Turkey says millions of migrants may head to EU
The Turkish president has warned that "millions" of migrants and refugees will soon head towards Europe.
Recep Tayyip Erdogan was speaking after announcing Turkey could no longer enforce a 2016 deal with the EU to prevent migrants entering Europe.
Mr Erdogan said Turkey could not cope with a new wave of refugees after an escalation of the Syrian conflict.
A young boy died when a boat capsized off the Greek island of Lesbos on Monday, Greek police said.
It was the first reported fatality since Turkey opened its border last week.
Meanwhile, a Turkish official accused the Greek authorities of killing a Syrian man who was trying to breach the border on Monday. Athens denied the allegation.
An unverified video showed a man on the ground with blood on his neck.
Nearly a million Syrians have fled to the Syrian-Turkish border since December, amid heavy fighting in the Idlib region between Turkish-backed rebels and Syrian government forces.
Turkey is already hosting 3.7 million Syrian refugees, as well as migrants from other countries such as Afghanistan - but previously stopped them from leaving for Europe.
In a televised speech, Mr Erdogan said the EU had provided no help for resettling Syrian refugees in "safe zones" inside Syria.
After Turkey opened its doors for migrants to leave its territory for Europe last week, he said, "hundreds of thousands have crossed, soon it will reach millions".
The Turkish leader gave no evidence for his figures, while Greece said about 1,000 migrants had reached its eastern Aegean islands from Turkey since Sunday morning.
In addition, Greece said it had stopped almost 10,000 migrants from crossing its land border in 24 hours. Some migrants tossed stones and metal bars when stopped, and Greek border guards fired tear gas.
What is the 2016 EU-Turkey deal?
- It was proposed as a solution to the migrant crisis in which almost one million refugees and migrants arrived in the EU in 2015 and thousands died in mass drownings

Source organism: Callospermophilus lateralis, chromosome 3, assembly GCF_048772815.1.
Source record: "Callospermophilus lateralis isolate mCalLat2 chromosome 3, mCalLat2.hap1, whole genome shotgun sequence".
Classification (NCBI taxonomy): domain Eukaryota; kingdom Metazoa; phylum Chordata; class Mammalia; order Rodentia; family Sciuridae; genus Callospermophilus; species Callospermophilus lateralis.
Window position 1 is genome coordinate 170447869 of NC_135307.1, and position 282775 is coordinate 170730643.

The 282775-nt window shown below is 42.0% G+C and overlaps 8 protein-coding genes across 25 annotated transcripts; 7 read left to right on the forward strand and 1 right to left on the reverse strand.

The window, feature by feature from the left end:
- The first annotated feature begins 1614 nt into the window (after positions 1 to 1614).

- On 20 March 2016 the EU and Turkey made a deal that saw Syrian refugees who arrived on Greek islands sent back to Turkey. In return Turkey received €6bn (£5.2bn; $6.7bn) in EU aid for migrants and refugees
- For every Syrian person removed from Greece to Turkey, another would be resettled from Turkey to the EU
- The EU agreed to work towards lifting visa requirements for Turkish citizens by the end of June 2016
- After the deal was agreed, the number of migrants arriving in Greece declined sharply
Besides Syrians, there are Afghans and West Africans among the migrants at the border.
Europe's top human rights watchdog, the Council of Europe, condemned Greece and Turkey's actions, calling the situation an "unprecedented humanitarian crisis".
"Everything must be done to de-escalate violence in the border region, including by ensuring that law enforcement authorities refrain from using excessive force," it said.
- Refugees eye Europe as Turkey hits breaking point
- Turkey drone strikes 'kill 19 Syrian soldiers'
- Why does the battle for Idlib matter?
EU Council President Charles Michel and EU Commission President Ursula von der Leyen will go to the border with Greek Prime Minister Kyriakos Mitsotakis on Tuesday.
"Either we bring these people to a dignified life in their own land, or everyone will get their share of this burden. Now the unilateral sacrifice period is over," Mr Erdogan said.
In a statement on Monday, the Greek government said, "Turkey, instead of curbing the traffickers' channels of migrants and refugees, has itself turned into a trafficker."
Greece has blocked any new asylum applications for the next month, because of what it calls the "coordinated and massive nature" of illegal migration from Turkey.
"This relocation of people has nothing to do with international law regarding the right of asylum, which concerns only individual cases," the statement said.
The United Nations Human Rights Council said that Greece had no legal justification for suspending asylum procedures.
Frontex says it is examining how best to help Greece with a rapid deployment of EU border guards.
Frontex already has nearly 400 personnel in and around the Greek islands, 60 officers in Bulgaria and a smaller contingent in the Evros region, at the Greek-Turkish border.